There is a convention to always prompt for the old password on the same page as the one where the old password is being changed as shown below.

Is it acceptable from a security perspective to allow a user to log in, and then change the password on a separate page that doesn't require the old password?

I'm asking because I'm trying to streamline a mobile application, and am considering making the standard web application have the same workflow.

Example of an "annoying" workflow for the user:

  1. User authenticates

  2. User is notified PW is expired or must be changed (immediately)

  3. User is directed to the screen below. The additional prompting for "current password" is annoying and I wonder what benefit it provides...

enter image description here

  • It seems pretty much time based to me. If the user was changed for their password in ~15 seconds ago, then the risk that someone stole their session or device seems pretty minimal. The longer the interval between the last password challenge and updating the password, the riskier it becomes.
    – Zoredache
    Feb 1, 2013 at 2:15

3 Answers 3


The reason you're made to enter your current password when you choose a new one is to ensure that the person doing the changing is the "real" account owner.

If you can directly change your password once logged in, the following attacks are possible:

  1. You walk away from your computer for a moment, I go to the website
    and change your password
  2. I steal your login cookies, load the website as you, and change your password

Edit: If you're suggesting the following sequence: Login using old password, then the next page immediately prompts for a new password, then you probably do have the same level of protection, assuming the "change" screen times out after some time.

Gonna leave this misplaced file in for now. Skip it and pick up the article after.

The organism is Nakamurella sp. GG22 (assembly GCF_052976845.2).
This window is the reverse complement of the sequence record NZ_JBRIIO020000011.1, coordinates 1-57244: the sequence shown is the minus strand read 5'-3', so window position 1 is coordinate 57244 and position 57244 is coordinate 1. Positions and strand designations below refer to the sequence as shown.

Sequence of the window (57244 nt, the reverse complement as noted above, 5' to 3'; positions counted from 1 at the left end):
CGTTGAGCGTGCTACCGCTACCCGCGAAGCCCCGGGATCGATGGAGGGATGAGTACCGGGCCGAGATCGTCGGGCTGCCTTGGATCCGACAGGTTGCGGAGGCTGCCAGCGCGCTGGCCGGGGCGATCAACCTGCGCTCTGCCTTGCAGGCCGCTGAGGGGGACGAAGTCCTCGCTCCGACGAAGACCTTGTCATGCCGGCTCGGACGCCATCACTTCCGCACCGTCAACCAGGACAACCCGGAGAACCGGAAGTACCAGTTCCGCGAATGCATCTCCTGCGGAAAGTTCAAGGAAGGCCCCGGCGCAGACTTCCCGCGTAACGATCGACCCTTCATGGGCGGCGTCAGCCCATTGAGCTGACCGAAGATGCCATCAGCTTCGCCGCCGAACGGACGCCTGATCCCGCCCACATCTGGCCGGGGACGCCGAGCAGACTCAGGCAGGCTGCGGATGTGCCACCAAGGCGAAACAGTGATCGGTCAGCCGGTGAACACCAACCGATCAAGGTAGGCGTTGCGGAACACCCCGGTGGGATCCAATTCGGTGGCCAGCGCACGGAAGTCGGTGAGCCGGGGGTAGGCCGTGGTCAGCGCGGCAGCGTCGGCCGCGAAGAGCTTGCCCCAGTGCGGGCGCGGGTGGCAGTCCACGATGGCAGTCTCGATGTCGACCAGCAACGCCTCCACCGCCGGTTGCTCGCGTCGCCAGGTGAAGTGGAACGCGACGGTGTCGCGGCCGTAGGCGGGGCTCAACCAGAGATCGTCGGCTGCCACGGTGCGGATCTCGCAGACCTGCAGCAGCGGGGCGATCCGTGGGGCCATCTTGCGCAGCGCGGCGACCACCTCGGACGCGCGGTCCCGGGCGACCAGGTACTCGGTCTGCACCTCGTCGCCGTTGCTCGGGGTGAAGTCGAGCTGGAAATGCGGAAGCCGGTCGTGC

I don't think it matters how many screens the process takes. I think the key is that the shorter the duration between when you can be sure the "real" owner interacted with the site, and when the password change request is issued, the greater the security.

Since you can set the elapsed time to zero by putting the old and new password fields on the same page, with (IMHO) little change in UX, that's probably why it's often done that way.


The goal of doing this is to prevent a user from walking away from the session, and an attacker taking control of the session and change the password on the user.

So if you think about it from an attack mitigation perspective, the attack is someone hopping onto an existing session and changing credentials. The mitigation is to require a point in time authentication before changing the credential.

In the mobile scenario, the theory is that the user will always have their phone with them, and the session likely won't be abandoned (long enough) for an attacker to do anything harmful.

However, in practice that doesn't really work because an attacker could theoretically convert a non-mobile session to a mobile session (e.g. hopping onto a desktop session, stealing the cookies, attaching the cookies to the mobile session) and bypass the point in time authentication check.

It's a trade off between feature/experience and security countermeasures. To get the second scenario to work securely you need to be confident (have mitigations for these attacks) an attacker can't convert the session or inject themselves into an existing mobile session.

  • What kind of mitigation would be sufficient? User-agent matching? Mar 18, 2016 at 18:38
  • Whoever can steal cookies and inject them into a different session would be able to easily fake user agent as well. Best way would be to simply apply differences to the cookies themselves, which differentiate a desktop and a mobile session. JWT has claims, that can be used for such, but if you generate the cookies in other ways, you can also encode the session type into them. Just make sure it is cryptographically secure, otherwise the attacker could just change that part of the cookies too. Mar 9, 2021 at 9:03

In my opinion, no, that wouldn't b acceptable. The reason is that a password change is a transactional event, and you need to verify hat the user changing the password is the user authorized to perform that transaction, and you authenticate them by confirming that they know the current password.

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